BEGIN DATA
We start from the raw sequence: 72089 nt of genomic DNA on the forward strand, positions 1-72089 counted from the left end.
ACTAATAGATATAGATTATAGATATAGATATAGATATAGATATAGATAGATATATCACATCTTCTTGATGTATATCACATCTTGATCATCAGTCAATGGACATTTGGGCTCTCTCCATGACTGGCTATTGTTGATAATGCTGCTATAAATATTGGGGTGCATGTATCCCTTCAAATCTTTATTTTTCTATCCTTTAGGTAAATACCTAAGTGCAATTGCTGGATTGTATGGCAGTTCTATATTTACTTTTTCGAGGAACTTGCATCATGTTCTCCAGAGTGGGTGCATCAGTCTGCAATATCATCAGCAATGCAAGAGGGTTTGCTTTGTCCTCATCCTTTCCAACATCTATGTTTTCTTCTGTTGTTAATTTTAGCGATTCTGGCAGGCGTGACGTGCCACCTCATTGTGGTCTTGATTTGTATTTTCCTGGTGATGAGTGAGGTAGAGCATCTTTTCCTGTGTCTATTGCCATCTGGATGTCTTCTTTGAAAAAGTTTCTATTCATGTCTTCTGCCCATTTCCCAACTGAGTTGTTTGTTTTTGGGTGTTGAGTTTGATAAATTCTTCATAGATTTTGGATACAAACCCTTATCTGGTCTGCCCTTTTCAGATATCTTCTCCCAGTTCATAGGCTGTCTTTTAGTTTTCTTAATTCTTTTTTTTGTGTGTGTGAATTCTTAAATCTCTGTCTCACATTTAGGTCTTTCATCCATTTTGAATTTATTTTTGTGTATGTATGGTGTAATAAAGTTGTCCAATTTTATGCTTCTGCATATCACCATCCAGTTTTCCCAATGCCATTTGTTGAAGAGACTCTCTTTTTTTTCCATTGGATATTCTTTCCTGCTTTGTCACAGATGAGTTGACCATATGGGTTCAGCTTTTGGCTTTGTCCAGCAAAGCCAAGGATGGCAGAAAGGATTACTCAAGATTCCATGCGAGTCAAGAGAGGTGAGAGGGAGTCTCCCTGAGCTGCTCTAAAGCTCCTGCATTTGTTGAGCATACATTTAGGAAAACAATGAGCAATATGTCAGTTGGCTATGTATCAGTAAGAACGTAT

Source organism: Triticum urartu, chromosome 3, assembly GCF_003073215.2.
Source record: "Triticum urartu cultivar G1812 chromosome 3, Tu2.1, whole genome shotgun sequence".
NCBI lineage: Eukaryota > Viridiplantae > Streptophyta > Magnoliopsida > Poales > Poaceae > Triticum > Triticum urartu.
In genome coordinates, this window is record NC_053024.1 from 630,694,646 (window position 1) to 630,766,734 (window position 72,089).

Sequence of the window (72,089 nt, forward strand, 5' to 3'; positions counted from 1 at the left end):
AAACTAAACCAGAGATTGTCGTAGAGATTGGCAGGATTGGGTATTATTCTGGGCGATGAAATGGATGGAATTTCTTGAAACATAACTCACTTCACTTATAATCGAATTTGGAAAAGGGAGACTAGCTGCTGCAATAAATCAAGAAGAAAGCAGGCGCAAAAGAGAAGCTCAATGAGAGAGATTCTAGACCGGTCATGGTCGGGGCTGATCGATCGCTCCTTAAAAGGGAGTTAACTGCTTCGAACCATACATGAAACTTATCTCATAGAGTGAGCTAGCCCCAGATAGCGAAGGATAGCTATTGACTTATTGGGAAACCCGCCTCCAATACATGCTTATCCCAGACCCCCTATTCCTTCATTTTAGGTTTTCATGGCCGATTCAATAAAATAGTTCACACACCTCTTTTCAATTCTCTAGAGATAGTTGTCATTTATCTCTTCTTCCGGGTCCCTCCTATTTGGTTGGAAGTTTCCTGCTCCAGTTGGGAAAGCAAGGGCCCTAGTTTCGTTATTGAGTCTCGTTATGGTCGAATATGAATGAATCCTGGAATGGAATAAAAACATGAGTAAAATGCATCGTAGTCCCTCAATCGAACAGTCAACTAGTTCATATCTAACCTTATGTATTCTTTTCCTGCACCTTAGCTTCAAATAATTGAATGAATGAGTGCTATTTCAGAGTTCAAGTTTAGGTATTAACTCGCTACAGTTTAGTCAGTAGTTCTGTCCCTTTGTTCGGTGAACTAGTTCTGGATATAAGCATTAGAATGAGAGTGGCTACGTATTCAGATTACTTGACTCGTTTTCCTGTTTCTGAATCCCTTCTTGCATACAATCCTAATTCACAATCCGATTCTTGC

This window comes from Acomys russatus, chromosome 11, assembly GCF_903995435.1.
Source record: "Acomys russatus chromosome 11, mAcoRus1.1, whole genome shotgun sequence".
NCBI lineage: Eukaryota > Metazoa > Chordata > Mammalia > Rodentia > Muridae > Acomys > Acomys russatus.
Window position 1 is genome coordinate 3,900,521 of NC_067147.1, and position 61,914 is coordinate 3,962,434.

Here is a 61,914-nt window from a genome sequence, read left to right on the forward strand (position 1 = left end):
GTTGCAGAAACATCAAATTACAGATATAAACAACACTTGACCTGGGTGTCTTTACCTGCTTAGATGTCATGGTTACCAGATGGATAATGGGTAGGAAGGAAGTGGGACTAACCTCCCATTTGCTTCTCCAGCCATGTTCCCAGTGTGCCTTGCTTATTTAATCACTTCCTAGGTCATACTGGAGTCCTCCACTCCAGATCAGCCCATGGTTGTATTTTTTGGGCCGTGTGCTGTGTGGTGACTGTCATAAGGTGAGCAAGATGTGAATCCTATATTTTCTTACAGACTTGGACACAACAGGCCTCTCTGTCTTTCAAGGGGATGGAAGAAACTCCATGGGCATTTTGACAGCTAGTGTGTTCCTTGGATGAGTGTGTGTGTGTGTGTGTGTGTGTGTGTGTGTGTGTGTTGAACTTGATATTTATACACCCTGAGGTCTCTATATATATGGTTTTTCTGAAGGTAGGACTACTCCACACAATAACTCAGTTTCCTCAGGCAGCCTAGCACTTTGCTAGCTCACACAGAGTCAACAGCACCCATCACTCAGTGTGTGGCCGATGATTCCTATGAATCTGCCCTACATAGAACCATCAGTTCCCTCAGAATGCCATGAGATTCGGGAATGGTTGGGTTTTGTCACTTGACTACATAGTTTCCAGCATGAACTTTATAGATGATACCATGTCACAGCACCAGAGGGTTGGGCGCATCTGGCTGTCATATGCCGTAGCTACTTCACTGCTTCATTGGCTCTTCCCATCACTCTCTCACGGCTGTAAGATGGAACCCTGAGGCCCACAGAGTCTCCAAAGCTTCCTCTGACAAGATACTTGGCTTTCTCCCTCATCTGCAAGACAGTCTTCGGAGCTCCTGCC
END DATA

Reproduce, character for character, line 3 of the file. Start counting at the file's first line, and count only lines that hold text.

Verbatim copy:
Source organism: Triticum urartu, chromosome 3, assembly GCF_003073215.2.